“It's all right,” said Dunbar magnanimously. “I have some decades to spare. Do you know how long a year takes when it's going away?”
“And you shut up also,” Yossarian told Orr, who had begun to snigger.
“I was just thinking about that girl,” Orr said. “That girl in Sicily. That girl in Sicily with the bald head.”
“You'd better shut up also,” Yossarian warned him.
“It's your fault,” Dunbar said to Yossarian. “Why don't you let him snigger if he wants to? It's better thanhaving him talking.”
“All right. Go ahead and snigger if you want to.”
“Do you know how long a year takes when it's going away?” Dunbar repeated to Clevinger. “This long.” Hesnapped his fingers. “A second ago you were stepping into college with your lungs full of fresh air. Today you'rean old man.”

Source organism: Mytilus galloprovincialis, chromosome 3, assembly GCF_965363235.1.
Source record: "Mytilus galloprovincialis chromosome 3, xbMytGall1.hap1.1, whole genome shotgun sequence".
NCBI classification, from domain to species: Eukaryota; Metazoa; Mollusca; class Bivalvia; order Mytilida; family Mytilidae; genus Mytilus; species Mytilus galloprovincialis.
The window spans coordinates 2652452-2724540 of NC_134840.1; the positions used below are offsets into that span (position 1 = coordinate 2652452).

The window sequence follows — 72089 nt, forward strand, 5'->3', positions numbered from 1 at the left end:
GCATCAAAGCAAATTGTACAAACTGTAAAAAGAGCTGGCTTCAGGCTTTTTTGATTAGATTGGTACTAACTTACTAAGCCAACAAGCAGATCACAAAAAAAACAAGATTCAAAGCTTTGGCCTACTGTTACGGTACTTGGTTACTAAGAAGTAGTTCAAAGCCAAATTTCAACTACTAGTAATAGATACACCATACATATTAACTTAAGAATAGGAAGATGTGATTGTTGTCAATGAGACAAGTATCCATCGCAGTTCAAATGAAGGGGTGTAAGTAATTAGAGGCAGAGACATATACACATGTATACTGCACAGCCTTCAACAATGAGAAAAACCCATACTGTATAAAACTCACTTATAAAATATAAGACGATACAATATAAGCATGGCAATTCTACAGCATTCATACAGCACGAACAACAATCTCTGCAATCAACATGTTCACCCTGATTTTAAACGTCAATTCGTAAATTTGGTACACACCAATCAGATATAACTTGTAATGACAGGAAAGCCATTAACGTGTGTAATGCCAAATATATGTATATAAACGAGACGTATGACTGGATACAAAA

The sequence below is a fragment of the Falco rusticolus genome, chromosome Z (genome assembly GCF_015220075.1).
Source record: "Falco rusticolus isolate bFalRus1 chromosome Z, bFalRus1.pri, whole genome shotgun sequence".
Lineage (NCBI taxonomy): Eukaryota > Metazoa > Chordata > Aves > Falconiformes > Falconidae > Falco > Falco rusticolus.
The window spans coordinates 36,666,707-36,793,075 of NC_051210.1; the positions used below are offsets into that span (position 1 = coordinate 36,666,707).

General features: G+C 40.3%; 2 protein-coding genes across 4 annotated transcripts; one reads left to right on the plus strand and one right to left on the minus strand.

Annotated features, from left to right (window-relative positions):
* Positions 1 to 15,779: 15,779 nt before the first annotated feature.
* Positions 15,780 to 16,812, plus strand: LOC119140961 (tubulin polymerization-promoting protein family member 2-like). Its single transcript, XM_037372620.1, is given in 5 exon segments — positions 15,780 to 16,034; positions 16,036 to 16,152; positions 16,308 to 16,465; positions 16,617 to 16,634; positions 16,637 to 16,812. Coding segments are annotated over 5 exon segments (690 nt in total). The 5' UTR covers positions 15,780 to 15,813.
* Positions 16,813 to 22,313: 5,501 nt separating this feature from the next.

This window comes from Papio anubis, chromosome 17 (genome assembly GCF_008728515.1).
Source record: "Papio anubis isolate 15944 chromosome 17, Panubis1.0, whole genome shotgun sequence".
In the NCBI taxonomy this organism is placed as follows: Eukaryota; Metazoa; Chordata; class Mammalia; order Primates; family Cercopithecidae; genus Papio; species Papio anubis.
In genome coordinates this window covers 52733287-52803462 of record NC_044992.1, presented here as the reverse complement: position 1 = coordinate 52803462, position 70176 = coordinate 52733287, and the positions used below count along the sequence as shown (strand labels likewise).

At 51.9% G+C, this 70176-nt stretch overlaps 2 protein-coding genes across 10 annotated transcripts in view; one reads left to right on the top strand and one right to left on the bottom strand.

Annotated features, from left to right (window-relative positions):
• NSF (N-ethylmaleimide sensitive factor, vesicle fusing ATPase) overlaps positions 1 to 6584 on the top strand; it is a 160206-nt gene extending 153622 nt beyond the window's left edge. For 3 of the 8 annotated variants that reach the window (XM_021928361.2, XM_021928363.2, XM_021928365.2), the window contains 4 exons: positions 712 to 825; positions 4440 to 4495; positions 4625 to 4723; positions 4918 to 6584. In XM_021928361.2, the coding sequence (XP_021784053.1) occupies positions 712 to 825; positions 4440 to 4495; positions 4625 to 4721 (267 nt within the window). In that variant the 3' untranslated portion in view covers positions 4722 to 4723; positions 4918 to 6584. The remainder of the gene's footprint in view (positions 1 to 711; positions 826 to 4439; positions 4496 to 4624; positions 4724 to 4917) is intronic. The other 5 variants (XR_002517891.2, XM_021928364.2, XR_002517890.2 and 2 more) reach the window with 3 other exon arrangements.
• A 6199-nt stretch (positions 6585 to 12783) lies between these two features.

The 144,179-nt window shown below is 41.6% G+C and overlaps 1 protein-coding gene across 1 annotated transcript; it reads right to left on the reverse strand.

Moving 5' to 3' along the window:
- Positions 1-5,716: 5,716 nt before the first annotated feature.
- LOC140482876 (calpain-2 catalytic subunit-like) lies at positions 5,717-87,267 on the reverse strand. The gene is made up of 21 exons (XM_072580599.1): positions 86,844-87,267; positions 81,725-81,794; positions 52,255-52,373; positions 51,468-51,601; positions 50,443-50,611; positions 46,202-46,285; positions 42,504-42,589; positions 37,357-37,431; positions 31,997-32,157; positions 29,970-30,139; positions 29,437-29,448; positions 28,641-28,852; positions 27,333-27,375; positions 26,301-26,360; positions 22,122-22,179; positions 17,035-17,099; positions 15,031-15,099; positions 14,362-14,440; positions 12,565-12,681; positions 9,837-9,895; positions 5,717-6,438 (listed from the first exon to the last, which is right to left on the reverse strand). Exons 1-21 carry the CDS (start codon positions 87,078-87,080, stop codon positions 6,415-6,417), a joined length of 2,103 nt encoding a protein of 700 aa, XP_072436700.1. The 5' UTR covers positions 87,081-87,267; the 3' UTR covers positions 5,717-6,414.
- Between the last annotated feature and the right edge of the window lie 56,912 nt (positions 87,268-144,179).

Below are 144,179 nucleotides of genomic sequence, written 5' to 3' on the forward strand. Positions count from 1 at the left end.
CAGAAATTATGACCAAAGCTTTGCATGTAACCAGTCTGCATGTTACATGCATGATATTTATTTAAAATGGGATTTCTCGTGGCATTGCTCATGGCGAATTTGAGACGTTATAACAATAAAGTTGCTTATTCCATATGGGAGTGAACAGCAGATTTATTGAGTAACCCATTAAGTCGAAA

“Old?” asked Clevinger with surprise. “What are you talking about?”
“I'm not old.”
“You're inches away from death every time you go on a mission. How much older can you be at your age? Ahalf minute before that you were stepping into high school, and an unhooked brassiere was as close as you everhoped to get to Paradise. Only a fifth of a second before that you were a small kid with a ten-week summervacation that lasted a hundred thousand years and still ended too soon. Zip! They go rocketing by so fast. Howthe hell else are you ever going to slow time down?” Dunbar was almost angry when he finished.
“Well, maybe it is true,” Clevinger conceded unwillingly in a subdued tone. “Maybe a long life does have to befilled with many unpleasant conditions if it's to seem long. But in that event, who wants one?”
“I do,” Dunbar told him.
“Why?” Clevinger asked.
“What else is there?”